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Room: E-Poster Hall

P-4.89 Salvaging discarded livers with normothermic machine perfusion: Is it worth the cost?

Reinier de Vries, United States

Surgery
Massachusetts General Hospital, Harvard Medical School

Abstract

Salvaging discarded livers with normothermic machine perfusion: Is it worth the cost?

Reinier de Vries1,2, Siavash Raigani1, Cailah Carroll1, Ya-Wen Chen 1, David C. Chang1, James F. Markmann1, Korkut Uygun1, Heidi Yeh1.

1Surgery, Massachusetts General Hospital and Harvard Medical School, Boston, MA, United States; 2Surgery, Amsterdam University Medical Center - AMC, Amsterdam, Netherlands

Introduction: Normothermic machine perfusion (NMP) enables transplantation of discarded grafts with excellent outcomes in clinical trials. The cost of deploying NMP is often cited as the biggest barrier to widespread implementation, especially since large clinical studies do not show clear clinical improvements or overall cost savings for standard criteria donor livers graft. However, the cost-benefit analysis of NMP for salvage of discarded grafts for transplantation has yet to be evaluated.
Methods: We tested 20 discarded donor livers for viability with NMP to predict the potential salvage rate in a United States sample cohort. The minimum, median and maximum perfusion costs per graft in a back-to-base setting were subsequently calculated, accounting for the price range of perfusion systems, materials and reagents, personnel and facility costs, and for different operative and perfusion durations. Next, we modeled the costs to convert one discarded liver for transplantation as a function of these perfusion costs, and the percentage of livers that met transplantable viability criteria during NMP.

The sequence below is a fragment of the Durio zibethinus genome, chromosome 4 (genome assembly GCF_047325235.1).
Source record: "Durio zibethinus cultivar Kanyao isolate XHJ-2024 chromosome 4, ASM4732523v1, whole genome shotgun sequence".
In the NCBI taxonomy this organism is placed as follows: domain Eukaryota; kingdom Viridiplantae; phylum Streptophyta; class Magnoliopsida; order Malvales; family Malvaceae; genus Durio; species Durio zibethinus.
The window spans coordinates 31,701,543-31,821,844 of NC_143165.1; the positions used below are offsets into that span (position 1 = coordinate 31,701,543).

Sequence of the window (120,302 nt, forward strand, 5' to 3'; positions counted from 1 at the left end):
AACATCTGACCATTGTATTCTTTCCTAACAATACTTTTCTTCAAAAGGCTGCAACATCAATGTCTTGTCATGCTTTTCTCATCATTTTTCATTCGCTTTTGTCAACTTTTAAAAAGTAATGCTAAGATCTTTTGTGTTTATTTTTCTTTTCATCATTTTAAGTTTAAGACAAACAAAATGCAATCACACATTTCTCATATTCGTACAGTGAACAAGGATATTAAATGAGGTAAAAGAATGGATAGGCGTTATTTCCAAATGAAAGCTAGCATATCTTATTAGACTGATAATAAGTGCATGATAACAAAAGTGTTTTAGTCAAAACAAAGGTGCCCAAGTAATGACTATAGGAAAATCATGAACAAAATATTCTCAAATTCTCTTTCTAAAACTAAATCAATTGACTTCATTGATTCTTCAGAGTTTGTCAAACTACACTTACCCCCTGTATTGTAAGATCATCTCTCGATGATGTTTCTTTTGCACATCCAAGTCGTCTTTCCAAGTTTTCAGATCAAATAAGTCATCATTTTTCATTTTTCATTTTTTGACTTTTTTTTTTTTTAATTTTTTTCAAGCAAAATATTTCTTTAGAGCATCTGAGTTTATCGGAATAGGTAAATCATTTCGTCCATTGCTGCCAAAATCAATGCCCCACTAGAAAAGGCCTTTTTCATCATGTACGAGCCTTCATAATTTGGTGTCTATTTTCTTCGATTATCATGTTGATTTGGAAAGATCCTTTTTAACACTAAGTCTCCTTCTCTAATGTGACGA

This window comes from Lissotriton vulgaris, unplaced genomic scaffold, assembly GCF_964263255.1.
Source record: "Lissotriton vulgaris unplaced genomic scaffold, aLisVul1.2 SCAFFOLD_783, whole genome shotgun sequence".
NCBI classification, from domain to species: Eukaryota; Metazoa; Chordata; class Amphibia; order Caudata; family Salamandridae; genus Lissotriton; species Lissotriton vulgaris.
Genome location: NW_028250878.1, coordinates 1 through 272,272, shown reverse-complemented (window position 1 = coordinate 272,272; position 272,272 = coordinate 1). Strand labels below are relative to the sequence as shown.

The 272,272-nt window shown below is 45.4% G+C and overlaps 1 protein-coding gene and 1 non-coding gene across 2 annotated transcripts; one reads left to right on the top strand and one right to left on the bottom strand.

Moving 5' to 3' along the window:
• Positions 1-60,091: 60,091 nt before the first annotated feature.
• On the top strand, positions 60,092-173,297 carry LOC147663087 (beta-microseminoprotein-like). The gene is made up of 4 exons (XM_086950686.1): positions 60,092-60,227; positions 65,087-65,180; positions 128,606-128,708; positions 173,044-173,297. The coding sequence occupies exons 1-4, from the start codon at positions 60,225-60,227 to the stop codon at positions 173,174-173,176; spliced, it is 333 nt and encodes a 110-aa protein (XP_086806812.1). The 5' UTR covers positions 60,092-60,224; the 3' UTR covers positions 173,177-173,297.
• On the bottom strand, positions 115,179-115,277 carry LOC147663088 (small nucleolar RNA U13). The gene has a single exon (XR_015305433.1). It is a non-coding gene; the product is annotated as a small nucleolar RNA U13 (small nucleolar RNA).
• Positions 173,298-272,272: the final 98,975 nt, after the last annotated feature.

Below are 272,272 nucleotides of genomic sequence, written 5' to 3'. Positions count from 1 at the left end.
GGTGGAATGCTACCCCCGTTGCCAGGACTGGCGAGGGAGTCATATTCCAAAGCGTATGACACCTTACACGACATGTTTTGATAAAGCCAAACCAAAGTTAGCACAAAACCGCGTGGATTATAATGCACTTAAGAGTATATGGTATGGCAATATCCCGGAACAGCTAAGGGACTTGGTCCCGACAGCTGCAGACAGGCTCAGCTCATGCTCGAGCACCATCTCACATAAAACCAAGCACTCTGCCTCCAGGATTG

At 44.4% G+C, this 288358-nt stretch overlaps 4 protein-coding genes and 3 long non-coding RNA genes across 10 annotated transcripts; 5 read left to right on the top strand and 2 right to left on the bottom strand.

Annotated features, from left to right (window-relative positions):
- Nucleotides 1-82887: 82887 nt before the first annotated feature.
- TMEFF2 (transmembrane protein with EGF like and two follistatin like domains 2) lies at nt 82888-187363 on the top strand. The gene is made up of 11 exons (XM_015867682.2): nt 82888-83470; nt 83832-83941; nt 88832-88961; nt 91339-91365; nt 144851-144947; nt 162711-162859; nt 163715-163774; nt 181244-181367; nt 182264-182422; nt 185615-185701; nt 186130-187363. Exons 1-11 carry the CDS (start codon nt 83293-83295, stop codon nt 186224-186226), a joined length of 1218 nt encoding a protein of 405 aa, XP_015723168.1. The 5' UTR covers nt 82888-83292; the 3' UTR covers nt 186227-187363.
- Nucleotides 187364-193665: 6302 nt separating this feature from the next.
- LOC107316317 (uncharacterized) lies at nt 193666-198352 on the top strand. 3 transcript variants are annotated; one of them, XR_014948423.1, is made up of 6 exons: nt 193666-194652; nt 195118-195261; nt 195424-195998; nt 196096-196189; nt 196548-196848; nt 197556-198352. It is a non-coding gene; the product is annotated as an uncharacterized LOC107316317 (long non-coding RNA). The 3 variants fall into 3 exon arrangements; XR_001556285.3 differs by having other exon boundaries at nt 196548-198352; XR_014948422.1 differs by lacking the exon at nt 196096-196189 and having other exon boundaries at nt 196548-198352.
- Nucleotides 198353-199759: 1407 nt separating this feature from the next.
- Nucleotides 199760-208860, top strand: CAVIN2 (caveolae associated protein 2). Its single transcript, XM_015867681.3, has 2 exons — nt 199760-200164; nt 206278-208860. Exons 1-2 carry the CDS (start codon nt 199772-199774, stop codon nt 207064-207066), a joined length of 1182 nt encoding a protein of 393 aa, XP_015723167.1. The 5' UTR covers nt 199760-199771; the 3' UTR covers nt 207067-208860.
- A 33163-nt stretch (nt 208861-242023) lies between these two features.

Results: 55% of the tested discarded livers met the transplantable viability criteria used in clinical trials. The median NMP cost per graft was $15,406, of which 91% were fixed and 9% variable with perfusion duration. Imputing these parameters in our model, the median costs to yield one discarded liver for transplantation with NMP was $28,011. Including additional procurement costs to recover grafts that are currently not recovered for transplant raised these costs to $44,869.
Conclusion: The median costs to convert one discarded graft for transplantation with NMP are low in perspective to the average $577,100 USD cost of a liver transplant and the monthly $22,675 cost of care for a high MELD-score waitlist patient. Therefore, the costs of NMP should not limit its clinical implementation in efforts to alleviate the donor organ shortage.

National Institute of Health. The Executive Committee on Research (ECOR) of Massachusetts General Hospital .

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